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The body makes 13 blood-clotting factors and if any are deficient, blood doesn’t clot properly and a bleeding disorder results. The Factor XIII protein stabilizes blood clot formation—without the protein, clots form, but then break down.
Factor XIII (fibrin stabilizing factor) deficiency is the rarest bleeding disorder, impacting one in every 5 million births.
Factor XIII is typically caused by mutations on the F13A1 gene, but can also result from F13B gene mutations.
Both parents must pass on the defective gene for children to develop Factor XIII.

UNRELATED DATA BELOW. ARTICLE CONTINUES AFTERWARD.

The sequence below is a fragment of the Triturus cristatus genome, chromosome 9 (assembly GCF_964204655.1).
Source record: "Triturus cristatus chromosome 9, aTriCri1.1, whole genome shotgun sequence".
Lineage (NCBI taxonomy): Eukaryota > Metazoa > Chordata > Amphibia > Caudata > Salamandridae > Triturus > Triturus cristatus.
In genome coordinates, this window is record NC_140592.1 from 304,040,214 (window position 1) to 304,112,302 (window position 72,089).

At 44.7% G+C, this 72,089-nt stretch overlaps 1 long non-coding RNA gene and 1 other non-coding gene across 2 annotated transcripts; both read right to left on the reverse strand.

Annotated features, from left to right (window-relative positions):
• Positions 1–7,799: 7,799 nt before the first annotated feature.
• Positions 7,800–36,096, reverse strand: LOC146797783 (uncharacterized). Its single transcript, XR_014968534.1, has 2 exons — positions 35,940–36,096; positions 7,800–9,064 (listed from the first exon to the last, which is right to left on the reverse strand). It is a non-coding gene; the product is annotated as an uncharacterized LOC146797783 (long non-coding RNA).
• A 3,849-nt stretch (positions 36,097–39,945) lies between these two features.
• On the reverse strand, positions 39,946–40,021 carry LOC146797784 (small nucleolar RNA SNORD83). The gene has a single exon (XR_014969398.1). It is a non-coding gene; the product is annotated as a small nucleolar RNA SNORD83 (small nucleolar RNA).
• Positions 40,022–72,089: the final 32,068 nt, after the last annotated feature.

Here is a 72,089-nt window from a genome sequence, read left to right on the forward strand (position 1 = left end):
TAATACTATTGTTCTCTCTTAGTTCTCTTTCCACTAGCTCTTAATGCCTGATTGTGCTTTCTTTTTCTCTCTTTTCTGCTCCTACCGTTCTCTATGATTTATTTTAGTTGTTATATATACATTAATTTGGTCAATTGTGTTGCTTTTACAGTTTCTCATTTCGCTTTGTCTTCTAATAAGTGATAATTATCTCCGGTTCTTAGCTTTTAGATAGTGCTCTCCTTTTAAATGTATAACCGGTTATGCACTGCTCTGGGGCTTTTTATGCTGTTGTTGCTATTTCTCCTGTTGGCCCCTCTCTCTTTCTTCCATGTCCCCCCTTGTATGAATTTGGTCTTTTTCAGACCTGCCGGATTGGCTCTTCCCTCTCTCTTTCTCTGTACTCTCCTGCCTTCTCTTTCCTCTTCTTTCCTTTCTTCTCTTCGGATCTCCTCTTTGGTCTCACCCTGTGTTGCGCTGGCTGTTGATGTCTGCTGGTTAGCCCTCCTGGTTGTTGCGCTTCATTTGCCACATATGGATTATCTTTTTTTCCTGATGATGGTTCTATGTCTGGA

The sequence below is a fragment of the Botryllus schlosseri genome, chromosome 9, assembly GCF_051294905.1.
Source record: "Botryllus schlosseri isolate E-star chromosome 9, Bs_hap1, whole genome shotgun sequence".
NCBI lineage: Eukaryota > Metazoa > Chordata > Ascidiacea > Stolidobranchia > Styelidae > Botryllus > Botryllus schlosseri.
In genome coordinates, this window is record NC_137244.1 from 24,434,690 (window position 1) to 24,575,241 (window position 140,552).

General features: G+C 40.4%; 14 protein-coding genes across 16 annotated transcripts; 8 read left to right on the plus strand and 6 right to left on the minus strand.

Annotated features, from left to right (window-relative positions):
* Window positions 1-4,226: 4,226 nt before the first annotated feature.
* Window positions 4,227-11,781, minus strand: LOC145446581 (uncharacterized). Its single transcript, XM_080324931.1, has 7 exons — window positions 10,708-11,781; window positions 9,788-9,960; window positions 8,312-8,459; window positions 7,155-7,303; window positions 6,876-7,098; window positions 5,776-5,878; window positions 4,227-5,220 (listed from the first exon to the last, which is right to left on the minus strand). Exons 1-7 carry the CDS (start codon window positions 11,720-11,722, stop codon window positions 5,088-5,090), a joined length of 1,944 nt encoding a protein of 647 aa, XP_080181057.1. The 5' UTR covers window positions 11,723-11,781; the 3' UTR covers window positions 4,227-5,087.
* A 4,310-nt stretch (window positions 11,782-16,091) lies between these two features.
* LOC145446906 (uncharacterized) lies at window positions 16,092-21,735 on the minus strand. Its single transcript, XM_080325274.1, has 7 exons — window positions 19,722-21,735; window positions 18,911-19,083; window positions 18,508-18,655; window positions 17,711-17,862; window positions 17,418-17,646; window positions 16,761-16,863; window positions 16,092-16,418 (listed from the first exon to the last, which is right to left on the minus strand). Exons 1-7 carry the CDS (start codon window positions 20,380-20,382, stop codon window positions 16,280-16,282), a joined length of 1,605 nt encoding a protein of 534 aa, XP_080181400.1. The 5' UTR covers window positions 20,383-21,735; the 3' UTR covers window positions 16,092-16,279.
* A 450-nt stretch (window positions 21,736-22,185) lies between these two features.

People with Factor XIII experience internal bleeding, bruising, nose and mouth bleeds, muscle bleeds and delayed bleeding after surgery. Almost 80 percent of babies with Factor XIII bleed from the umbilical cord at birth (higher than any other bleeding disorder).
After analyzing family history and symptoms, and eliminating other bleeding disorders, Factor XIII is diagnosed by quantifying Factor XIII activity with assays (blood content tests) and a clot solubility test.
Small infusions of blood plasma and/or Factor XIII concentrate every three or four weeks as a preventative treatment helps promote proper blood clotting.
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